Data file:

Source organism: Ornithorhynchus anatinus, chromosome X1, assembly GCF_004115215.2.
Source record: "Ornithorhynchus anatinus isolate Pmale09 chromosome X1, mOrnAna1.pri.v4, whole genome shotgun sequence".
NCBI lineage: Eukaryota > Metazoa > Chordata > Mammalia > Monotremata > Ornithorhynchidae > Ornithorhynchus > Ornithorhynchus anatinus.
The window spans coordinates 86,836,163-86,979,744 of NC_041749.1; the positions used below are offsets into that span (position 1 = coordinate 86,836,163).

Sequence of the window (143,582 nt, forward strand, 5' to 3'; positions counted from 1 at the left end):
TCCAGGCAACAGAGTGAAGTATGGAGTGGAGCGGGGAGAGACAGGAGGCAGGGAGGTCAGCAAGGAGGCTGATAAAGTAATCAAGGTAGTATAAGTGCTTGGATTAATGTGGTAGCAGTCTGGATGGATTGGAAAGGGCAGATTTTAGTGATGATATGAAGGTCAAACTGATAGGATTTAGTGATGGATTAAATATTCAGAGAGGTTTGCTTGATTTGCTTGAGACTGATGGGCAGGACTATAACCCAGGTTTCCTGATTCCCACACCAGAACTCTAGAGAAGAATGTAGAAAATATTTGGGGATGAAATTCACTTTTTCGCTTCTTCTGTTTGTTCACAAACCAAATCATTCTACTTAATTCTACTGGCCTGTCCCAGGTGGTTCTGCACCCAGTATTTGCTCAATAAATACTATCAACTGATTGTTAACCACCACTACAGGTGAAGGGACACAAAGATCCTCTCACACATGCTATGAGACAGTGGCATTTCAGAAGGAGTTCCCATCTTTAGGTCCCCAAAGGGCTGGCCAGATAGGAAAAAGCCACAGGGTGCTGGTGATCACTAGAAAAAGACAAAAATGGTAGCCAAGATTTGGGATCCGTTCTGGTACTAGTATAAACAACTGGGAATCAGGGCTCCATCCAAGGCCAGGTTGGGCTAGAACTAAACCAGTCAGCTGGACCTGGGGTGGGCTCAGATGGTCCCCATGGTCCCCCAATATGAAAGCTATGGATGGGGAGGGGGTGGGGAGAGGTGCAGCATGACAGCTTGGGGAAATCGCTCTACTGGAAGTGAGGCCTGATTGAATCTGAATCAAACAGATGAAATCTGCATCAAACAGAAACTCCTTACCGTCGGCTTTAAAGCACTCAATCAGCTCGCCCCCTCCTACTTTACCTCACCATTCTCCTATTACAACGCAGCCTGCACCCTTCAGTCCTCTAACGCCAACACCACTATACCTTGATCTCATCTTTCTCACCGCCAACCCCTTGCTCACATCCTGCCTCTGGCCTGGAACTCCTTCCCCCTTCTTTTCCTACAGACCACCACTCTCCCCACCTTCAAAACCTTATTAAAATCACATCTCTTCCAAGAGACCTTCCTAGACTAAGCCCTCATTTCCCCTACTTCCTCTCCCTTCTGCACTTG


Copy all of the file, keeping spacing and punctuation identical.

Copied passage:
Source organism: Ornithorhynchus anatinus, chromosome X1, assembly GCF_004115215.2.
Source record: "Ornithorhynchus anatinus isolate Pmale09 chromosome X1, mOrnAna1.pri.v4, whole genome shotgun sequence".
NCBI lineage: Eukaryota > Metazoa > Chordata > Mammalia > Monotremata > Ornithorhynchidae > Ornithorhynchus > Ornithorhynchus anatinus.
The window spans coordinates 86,836,163-86,979,744 of NC_041749.1; the positions used below are offsets into that span (position 1 = coordinate 86,836,163).

Sequence of the window (143,582 nt, forward strand, 5' to 3'; positions counted from 1 at the left end):
TCCAGGCAACAGAGTGAAGTATGGAGTGGAGCGGGGAGAGACAGGAGGCAGGGAGGTCAGCAAGGAGGCTGATAAAGTAATCAAGGTAGTATAAGTGCTTGGATTAATGTGGTAGCAGTCTGGATGGATTGGAAAGGGCAGATTTTAGTGATGATATGAAGGTCAAACTGATAGGATTTAGTGATGGATTAAATATTCAGAGAGGTTTGCTTGATTTGCTTGAGACTGATGGGCAGGACTATAACCCAGGTTTCCTGATTCCCACACCAGAACTCTAGAGAAGAATGTAGAAAATATTTGGGGATGAAATTCACTTTTTCGCTTCTTCTGTTTGTTCACAAACCAAATCATTCTACTTAATTCTACTGGCCTGTCCCAGGTGGTTCTGCACCCAGTATTTGCTCAATAAATACTATCAACTGATTGTTAACCACCACTACAGGTGAAGGGACACAAAGATCCTCTCACACATGCTATGAGACAGTGGCATTTCAGAAGGAGTTCCCATCTTTAGGTCCCCAAAGGGCTGGCCAGATAGGAAAAAGCCACAGGGTGCTGGTGATCACTAGAAAAAGACAAAAATGGTAGCCAAGATTTGGGATCCGTTCTGGTACTAGTATAAACAACTGGGAATCAGGGCTCCATCCAAGGCCAGGTTGGGCTAGAACTAAACCAGTCAGCTGGACCTGGGGTGGGCTCAGATGGTCCCCATGGTCCCCCAATATGAAAGCTATGGATGGGGAGGGGGTGGGGAGAGGTGCAGCATGACAGCTTGGGGAAATCGCTCTACTGGAAGTGAGGCCTGATTGAATCTGAATCAAACAGATGAAATCTGCATCAAACAGAAACTCCTTACCGTCGGCTTTAAAGCACTCAATCAGCTCGCCCCCTCCTACTTTACCTCACCATTCTCCTATTACAACGCAGCCTGCACCCTTCAGTCCTCTAACGCCAACACCACTATACCTTGATCTCATCTTTCTCACCGCCAACCCCTTGCTCACATCCTGCCTCTGGCCTGGAACTCCTTCCCCCTTCTTTTCCTACAGACCACCACTCTCCCCACCTTCAAAACCTTATTAAAATCACATCTCTTCCAAGAGACCTTCCTAGACTAAGCCCTCATTTCCCCTACTTCCTCTCCCTTCTGCACTTG